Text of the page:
… Which you owe it to yourself to sample, especially during the holidays.
The first one should appeal to the nerd in all of us:
“Gentlemen Broncos” – (2009, USA, 90 minutes – PG-13)
Benjamin Purvis (Michael Angarano) is a home schooled teenager living in a small town with his mother Judith (Jennifer Coolidge, also known as Stifler’s mom in the “American pie” comedies).
Judith sends Benjamin to a writers’ camp where published author of sci-fi/fantasy paperbacks Dr. Ronald Chevalier (Jemaine Clement, of “flight of the conchords”) dispenses advice and reviews manuscripts.
Here is the trailer:
Chevalier is having trouble of his own, squeezed by his publicist to turn something new and original, he is about to get dropped from the writing stable where he’s been toiling for years because his latest ‘effort’ is just plain bad. And in the peripatetic world of ‘airport racks authors’, that’s gotta be bad indeed.
There is a very funny scene in which Chevalier describes to his audience of young-wannabe writers how to name their characters, by ending the names with “classic” sounding suffixes such as “anous”, turning Bronco into Broncanous.
Clement channels Stephen King with a twist or two, sounding as though his jaws were wired shut, and copious amounts of self importance, all completely deadpan and always with a Bluetooth earpiece. It’s all so very… sci-fi and pure comedy.
Dr. Ronald Chevalier on the art of relaxating:
Benjamin, meanwhile, is introduced to the town’s sole film auteur Lonnie Donaho (Hector Jimenez, in a very funny turn as a nerdy teenage John Waters), who wants to adapt Benjamin’s story “Yeast Lords: the Bronco years” for the screen.
Chevalier reviews a copy of Benjamin’s manuscript and decides to plagiarize it to save his career.
“Gentlemen Broncos” is the third film by Jess and Jarusha Hess (“Napoleon Dynamite”, “Nacho Libre”), and has elements of both comedies: “Gentlemen Broncos” is an ensemble film with many interesting characters but has some of the kinetic energy of “Nacho Libre”.
Some fantasy scenes throughout depict “Yeast Lords” with Sam Rockwell playing Bronco (renamed Brutus by Chevalier), later turned into a kind of lisping fool by Lonnie Donaho. Between the way Benjamin and Lonnie “imagine” Bronco/Brutus, I did not recognize Rockwell, he is that good.
Those scenes have flying deer shooting lasers and missiles, with the feel of cheesy 1970s Italian sci-fi.
Here’s Sam Rockwell practicing with his ray-gun:
Now, on to a black comedy from one of our favorite directors, Alex de la Iglesia, skewering materialism and machismo among other choice targets.
“Crimen ferpecto” – (2004, Spain, 105 minutes – UR)
You’ve heard the jokes before, either about a young bull and an older one in the same pen, or a young rooster sharing the yard with an old one. Here, it takes the shape of two salesmen at Yeyo, a huge department store in Madrid where competition is fierce to close the books higher than your rival.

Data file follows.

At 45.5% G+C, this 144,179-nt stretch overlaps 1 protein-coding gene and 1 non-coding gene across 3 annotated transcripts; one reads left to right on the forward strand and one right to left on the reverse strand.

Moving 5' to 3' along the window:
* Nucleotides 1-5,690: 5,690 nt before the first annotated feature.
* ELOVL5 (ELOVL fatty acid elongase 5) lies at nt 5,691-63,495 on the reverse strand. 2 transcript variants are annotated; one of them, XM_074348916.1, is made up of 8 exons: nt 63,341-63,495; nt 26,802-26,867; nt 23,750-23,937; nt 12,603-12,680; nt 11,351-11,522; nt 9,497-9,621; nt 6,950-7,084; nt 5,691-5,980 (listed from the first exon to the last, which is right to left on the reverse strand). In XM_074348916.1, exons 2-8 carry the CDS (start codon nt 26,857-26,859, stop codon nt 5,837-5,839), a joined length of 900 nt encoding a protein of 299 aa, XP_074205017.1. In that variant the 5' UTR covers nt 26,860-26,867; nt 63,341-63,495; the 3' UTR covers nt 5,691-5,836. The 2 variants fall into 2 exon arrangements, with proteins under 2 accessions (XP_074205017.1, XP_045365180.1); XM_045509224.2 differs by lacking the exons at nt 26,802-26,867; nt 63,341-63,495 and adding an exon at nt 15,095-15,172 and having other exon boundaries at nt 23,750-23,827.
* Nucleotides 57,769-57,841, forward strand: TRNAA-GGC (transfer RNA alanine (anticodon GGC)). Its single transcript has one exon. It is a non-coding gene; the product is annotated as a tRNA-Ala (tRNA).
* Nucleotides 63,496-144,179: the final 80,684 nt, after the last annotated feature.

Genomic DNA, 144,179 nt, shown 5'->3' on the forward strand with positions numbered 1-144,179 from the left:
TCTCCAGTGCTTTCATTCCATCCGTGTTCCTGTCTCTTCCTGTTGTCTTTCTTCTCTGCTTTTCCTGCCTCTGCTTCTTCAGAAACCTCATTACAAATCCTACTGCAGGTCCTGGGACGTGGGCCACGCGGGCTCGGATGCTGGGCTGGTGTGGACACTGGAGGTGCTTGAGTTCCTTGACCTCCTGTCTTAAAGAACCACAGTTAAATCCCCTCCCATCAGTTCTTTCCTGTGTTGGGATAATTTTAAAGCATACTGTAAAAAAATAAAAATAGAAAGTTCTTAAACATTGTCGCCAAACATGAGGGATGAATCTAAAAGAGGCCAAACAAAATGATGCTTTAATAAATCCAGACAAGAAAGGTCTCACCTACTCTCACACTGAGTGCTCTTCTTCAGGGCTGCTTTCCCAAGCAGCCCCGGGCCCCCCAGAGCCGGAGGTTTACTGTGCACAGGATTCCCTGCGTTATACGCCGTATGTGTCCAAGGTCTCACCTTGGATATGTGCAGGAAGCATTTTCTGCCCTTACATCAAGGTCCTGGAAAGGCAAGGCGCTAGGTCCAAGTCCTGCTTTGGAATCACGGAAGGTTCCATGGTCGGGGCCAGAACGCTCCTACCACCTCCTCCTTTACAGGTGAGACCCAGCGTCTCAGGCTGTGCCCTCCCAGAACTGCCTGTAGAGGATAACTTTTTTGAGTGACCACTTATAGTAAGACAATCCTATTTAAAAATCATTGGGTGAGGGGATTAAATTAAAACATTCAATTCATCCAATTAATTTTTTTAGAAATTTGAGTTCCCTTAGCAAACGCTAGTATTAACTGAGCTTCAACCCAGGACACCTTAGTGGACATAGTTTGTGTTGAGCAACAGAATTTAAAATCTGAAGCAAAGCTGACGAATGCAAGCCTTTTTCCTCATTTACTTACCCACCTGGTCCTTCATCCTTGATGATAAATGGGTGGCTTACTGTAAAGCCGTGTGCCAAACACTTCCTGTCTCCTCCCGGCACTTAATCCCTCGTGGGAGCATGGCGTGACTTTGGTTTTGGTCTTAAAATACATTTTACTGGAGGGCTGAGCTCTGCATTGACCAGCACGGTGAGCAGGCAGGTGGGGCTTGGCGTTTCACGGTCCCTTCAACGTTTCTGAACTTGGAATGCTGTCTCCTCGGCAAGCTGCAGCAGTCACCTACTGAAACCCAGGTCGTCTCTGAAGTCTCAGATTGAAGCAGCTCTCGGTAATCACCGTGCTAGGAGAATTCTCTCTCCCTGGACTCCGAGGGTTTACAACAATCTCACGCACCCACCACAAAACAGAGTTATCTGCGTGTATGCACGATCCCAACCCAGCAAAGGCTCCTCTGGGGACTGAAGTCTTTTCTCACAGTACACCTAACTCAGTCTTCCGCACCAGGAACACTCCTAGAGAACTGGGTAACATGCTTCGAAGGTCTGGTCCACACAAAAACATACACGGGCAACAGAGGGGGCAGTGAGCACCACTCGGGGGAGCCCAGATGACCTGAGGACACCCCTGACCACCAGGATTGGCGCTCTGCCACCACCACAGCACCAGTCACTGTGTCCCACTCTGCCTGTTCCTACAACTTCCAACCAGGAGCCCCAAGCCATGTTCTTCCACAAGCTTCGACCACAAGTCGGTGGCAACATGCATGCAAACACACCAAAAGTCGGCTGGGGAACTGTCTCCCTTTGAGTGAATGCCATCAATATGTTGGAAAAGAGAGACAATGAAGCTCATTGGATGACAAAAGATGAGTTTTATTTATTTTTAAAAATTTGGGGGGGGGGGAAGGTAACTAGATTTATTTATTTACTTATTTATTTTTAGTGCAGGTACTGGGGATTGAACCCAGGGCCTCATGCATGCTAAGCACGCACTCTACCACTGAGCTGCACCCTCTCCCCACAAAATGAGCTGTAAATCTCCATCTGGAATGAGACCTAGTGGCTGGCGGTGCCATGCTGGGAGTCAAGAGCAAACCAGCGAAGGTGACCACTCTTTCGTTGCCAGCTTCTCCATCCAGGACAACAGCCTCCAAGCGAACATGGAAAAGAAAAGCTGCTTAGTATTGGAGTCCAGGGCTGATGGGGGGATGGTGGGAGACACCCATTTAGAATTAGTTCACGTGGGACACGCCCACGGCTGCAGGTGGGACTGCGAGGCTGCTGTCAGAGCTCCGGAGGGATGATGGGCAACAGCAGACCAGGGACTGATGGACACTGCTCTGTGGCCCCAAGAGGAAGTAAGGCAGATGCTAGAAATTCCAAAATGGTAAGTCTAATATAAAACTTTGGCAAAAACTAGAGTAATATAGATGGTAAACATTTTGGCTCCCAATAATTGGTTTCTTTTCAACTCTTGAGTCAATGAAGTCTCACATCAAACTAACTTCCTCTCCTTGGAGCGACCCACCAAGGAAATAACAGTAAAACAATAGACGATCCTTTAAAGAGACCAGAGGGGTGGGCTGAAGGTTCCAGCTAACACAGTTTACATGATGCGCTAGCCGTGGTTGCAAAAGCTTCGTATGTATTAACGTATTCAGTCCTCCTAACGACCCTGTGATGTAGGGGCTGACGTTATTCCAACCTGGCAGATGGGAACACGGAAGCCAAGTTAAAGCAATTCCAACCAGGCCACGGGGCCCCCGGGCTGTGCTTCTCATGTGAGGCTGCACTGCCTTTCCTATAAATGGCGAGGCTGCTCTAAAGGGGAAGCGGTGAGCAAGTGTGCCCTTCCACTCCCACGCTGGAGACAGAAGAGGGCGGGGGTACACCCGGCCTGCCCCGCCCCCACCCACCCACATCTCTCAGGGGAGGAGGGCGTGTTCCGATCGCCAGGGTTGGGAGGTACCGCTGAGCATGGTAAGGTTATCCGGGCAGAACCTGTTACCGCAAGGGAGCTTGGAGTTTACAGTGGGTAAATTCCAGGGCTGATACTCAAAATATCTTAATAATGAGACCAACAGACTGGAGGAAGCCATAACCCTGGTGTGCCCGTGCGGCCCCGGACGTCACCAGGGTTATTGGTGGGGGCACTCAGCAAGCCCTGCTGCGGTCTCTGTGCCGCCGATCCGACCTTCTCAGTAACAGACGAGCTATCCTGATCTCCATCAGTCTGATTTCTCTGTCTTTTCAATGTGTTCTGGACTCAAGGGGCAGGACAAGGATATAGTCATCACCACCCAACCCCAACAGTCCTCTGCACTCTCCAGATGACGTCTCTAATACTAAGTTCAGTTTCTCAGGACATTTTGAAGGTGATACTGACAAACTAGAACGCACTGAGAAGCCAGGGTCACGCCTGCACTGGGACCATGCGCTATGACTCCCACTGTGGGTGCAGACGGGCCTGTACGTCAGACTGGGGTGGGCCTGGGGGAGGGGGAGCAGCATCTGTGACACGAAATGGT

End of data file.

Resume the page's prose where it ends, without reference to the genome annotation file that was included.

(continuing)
Rafael Gonzalez (Guillermo Toledo) is the younger man, a monster, a beast on the sales floor of the women’s clothing department, charming and flattering his way to sales volume and boffing the female staff after hours in the changing rooms. Rafael is obsessed with quality and perfection, working with people without taste when he was meant to rise to the top!
Here’s the trailer:
Rafael’s archenemy Don Antonio Fraguas (Luis Varela) rules the kingdom of men’s wear across the aisle and looks over to Rafael with the purest disdain. . “Crimen ferpecto” also known as “perfect crime” moves fast from beginning to end, helped along by Roque Banos’ score and a great cast. Rafael, who was born in a department store and never left, dreams of becoming floor sales director and rule over all. Unfortunately, a customer defaults on a payment, returns the fur coat and thereby dashes Rafael’s chances: Don Antonio gets the spot, and decides to ‘ride’ Rafael until he quits. Soon, things get physical and Rafael kills Don Antonio in the changing rooms. When he returns to dispose of the body after the store closes, the body has disappeared. Rafael then begins receiving notes from a female admirer, long ignored by him, who claims wanting to help him. But whom?!? And soon enough, she reveals herself: Lourdes (Monica Cervera), the most ungainly of all female staff.
As much as she seems willing to help him, Rafael senses he may have to put out in order to secure her continuing cooperation, as with chopping off Don Antonio’s body in the basement before tossing the parts in the furnace. She does so with gusto as Rafael throws up his lunch in the background. Lourdes keeps pulling Rafael deeper and closer, and he begins to lose his grasp on reality.
Meeting the parents:
It does not help that Don Antonio’s ghost keeps visiting him, either as a disembodied head or as a full bodied, although green skinned, revenant. Smoldering, and with a cleaver in his head, urging Rafael to kill, kill her… And in fact Rafael and Lourdes could not be any more different: he has expensive tastes, whereas she devises a marketing campaign around a new fashion of clowns’ clothes and accessories. Eventually things do come to a climax one night, in a cataclysmic scene at Yeyo’s…
As a madcap, black comedy, “Crimen ferpecto” gets five jellybeans.